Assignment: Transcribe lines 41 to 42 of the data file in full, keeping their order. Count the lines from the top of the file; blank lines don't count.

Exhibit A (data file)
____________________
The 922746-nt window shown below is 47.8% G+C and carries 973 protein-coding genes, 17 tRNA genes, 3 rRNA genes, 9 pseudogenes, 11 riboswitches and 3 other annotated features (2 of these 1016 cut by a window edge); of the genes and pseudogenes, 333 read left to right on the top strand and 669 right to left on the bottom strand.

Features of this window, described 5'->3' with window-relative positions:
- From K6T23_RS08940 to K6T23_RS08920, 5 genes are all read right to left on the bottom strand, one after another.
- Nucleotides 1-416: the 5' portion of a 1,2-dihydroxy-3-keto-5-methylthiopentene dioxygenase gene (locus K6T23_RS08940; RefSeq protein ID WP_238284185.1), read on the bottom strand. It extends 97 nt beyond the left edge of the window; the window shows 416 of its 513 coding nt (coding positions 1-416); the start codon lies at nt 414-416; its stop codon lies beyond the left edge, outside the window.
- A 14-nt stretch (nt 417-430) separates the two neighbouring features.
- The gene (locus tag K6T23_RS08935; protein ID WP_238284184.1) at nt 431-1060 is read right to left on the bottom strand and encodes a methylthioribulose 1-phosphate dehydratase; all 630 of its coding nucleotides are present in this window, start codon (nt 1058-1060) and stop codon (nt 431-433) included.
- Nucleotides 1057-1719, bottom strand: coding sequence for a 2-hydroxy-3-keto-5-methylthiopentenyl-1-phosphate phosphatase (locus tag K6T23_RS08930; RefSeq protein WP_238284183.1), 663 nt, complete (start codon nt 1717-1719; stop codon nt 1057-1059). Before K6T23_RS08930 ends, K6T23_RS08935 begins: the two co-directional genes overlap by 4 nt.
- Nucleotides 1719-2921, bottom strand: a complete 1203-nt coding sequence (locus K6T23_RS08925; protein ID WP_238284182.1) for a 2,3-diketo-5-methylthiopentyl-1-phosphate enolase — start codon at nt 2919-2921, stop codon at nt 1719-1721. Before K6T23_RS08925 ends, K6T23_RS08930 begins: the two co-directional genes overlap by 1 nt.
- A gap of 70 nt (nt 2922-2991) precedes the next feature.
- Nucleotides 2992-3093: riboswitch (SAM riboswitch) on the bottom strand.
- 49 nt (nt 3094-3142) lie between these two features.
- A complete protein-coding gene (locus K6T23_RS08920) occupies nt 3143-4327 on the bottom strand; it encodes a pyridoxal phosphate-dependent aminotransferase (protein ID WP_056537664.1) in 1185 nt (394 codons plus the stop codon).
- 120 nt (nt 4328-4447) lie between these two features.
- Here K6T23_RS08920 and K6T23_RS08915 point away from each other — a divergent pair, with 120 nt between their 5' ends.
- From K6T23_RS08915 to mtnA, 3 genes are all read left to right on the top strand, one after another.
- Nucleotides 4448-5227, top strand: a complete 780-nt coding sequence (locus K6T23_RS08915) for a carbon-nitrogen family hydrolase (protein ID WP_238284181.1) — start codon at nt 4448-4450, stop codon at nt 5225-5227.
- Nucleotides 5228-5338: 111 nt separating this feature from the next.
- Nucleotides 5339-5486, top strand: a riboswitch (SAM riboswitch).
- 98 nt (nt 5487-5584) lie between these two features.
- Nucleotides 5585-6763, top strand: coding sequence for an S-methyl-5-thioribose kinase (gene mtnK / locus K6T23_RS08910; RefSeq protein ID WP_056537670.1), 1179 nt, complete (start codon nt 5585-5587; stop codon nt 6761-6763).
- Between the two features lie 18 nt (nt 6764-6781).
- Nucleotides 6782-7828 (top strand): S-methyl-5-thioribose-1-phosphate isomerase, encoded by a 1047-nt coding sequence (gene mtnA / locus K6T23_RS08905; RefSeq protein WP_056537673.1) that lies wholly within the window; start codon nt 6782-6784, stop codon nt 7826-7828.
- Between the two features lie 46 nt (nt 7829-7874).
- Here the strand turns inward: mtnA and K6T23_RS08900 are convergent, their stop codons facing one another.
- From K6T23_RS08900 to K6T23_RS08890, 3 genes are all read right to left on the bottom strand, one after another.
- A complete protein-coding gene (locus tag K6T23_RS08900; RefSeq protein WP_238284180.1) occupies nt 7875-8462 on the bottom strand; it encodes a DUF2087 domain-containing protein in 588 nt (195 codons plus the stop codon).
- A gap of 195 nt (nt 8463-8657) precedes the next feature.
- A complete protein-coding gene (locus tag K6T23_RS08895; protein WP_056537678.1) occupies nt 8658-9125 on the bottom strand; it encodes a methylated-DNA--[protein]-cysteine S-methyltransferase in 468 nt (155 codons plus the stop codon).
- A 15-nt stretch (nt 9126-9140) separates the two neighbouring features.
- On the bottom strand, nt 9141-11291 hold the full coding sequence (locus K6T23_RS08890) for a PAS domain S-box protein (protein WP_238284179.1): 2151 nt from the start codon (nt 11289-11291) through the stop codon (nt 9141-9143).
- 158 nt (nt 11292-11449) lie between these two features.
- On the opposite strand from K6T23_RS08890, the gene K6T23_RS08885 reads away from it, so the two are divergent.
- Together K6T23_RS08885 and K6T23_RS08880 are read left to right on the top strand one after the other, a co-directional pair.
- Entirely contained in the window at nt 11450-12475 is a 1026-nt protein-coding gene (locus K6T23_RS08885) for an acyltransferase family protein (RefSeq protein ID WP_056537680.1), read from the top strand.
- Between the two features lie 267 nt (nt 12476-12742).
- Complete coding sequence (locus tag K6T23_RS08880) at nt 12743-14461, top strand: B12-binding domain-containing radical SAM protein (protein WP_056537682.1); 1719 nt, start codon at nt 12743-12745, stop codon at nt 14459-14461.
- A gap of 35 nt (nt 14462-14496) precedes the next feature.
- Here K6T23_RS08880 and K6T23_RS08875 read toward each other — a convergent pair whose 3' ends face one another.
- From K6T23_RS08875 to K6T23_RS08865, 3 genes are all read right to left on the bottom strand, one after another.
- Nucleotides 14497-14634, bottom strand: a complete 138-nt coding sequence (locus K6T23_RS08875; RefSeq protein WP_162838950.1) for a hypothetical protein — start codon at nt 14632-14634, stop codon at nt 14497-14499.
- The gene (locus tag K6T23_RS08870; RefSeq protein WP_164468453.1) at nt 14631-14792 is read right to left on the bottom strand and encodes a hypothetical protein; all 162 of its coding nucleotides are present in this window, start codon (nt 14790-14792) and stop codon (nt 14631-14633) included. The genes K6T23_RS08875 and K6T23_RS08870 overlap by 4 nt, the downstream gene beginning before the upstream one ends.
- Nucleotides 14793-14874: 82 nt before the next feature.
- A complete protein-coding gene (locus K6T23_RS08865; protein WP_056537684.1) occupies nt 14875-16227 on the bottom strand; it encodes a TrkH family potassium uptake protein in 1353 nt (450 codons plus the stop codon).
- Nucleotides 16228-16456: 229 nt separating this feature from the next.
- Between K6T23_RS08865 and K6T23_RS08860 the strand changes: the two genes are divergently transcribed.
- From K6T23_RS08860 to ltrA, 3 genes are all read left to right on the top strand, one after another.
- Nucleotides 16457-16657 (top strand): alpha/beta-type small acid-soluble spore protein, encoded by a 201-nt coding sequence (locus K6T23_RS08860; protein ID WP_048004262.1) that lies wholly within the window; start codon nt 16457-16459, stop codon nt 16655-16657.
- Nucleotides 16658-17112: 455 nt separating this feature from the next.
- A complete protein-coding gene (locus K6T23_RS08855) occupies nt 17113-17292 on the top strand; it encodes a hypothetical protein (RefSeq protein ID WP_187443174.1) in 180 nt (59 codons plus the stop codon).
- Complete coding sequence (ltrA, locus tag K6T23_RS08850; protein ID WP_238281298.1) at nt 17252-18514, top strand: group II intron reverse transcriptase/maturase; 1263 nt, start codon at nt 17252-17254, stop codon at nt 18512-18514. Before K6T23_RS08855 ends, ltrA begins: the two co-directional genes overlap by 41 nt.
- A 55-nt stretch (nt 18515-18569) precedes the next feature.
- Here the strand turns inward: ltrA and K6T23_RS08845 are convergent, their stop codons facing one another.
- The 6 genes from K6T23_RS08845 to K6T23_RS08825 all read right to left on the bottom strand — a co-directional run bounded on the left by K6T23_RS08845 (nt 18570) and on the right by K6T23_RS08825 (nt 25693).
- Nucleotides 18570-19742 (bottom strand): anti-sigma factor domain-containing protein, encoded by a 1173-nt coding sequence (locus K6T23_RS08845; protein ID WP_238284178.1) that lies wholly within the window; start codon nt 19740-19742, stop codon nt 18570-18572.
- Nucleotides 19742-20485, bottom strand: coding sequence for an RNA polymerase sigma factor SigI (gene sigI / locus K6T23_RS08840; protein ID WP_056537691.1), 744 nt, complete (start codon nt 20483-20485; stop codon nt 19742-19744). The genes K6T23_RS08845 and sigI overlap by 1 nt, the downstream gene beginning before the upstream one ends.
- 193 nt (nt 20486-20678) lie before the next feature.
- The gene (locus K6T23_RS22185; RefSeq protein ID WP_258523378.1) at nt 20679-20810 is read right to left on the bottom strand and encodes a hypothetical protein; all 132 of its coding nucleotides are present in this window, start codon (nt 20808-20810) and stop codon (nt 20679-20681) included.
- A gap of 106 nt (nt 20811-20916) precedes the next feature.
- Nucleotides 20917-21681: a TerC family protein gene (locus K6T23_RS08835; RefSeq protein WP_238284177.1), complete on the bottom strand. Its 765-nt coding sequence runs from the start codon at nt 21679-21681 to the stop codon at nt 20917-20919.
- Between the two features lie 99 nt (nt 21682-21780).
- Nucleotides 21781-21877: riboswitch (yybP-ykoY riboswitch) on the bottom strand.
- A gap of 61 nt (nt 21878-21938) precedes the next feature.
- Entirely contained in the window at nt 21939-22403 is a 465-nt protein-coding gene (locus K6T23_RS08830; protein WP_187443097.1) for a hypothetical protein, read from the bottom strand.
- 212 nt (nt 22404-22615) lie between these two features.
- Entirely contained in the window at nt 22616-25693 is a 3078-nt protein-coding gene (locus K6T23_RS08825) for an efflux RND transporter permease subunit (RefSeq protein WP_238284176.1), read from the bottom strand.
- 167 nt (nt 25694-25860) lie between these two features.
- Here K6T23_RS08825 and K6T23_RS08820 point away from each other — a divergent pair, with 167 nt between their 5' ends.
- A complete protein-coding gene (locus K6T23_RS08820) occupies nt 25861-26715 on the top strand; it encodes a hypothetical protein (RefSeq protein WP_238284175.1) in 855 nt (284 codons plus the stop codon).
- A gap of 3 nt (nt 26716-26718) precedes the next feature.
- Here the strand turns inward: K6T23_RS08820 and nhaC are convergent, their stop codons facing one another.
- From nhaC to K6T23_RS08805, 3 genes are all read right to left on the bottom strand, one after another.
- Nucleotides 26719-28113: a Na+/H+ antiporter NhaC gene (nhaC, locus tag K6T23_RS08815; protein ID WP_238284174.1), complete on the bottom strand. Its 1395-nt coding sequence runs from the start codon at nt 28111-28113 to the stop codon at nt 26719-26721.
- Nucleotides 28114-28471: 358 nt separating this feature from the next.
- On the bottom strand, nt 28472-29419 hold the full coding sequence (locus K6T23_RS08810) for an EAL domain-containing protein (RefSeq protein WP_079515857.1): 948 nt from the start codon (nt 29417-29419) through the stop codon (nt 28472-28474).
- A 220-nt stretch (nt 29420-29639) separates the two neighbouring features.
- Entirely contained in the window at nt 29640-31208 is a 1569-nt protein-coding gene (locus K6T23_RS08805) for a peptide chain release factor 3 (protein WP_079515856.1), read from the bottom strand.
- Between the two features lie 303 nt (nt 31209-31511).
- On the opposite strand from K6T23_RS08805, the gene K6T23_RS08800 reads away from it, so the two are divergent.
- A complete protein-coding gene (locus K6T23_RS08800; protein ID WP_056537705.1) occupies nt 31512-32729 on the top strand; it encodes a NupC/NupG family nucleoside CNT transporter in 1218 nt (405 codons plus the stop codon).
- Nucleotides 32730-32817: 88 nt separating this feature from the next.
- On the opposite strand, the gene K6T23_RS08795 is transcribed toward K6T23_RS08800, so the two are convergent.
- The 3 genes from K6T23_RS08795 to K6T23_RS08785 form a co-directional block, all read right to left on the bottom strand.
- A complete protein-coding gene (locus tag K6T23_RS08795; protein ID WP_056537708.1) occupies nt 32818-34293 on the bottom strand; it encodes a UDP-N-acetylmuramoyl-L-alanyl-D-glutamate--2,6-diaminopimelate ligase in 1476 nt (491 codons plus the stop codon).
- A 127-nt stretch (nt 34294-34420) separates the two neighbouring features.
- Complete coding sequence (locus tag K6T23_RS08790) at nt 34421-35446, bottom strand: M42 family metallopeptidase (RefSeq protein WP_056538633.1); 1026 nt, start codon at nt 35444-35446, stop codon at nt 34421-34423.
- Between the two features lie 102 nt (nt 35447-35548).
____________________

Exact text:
- The gene (locus tag K6T23_RS08870; RefSeq protein WP_164468453.1) at nt 14631-14792 is read right to left on the bottom strand and encodes a hypothetical protein; all 162 of its coding nucleotides are present in this window, start codon (nt 14790-14792) and stop codon (nt 14631-14633) included. The genes K6T23_RS08875 and K6T23_RS08870 overlap by 4 nt, the downstream gene beginning before the upstream one ends.
- Nucleotides 14793-14874: 82 nt before the next feature.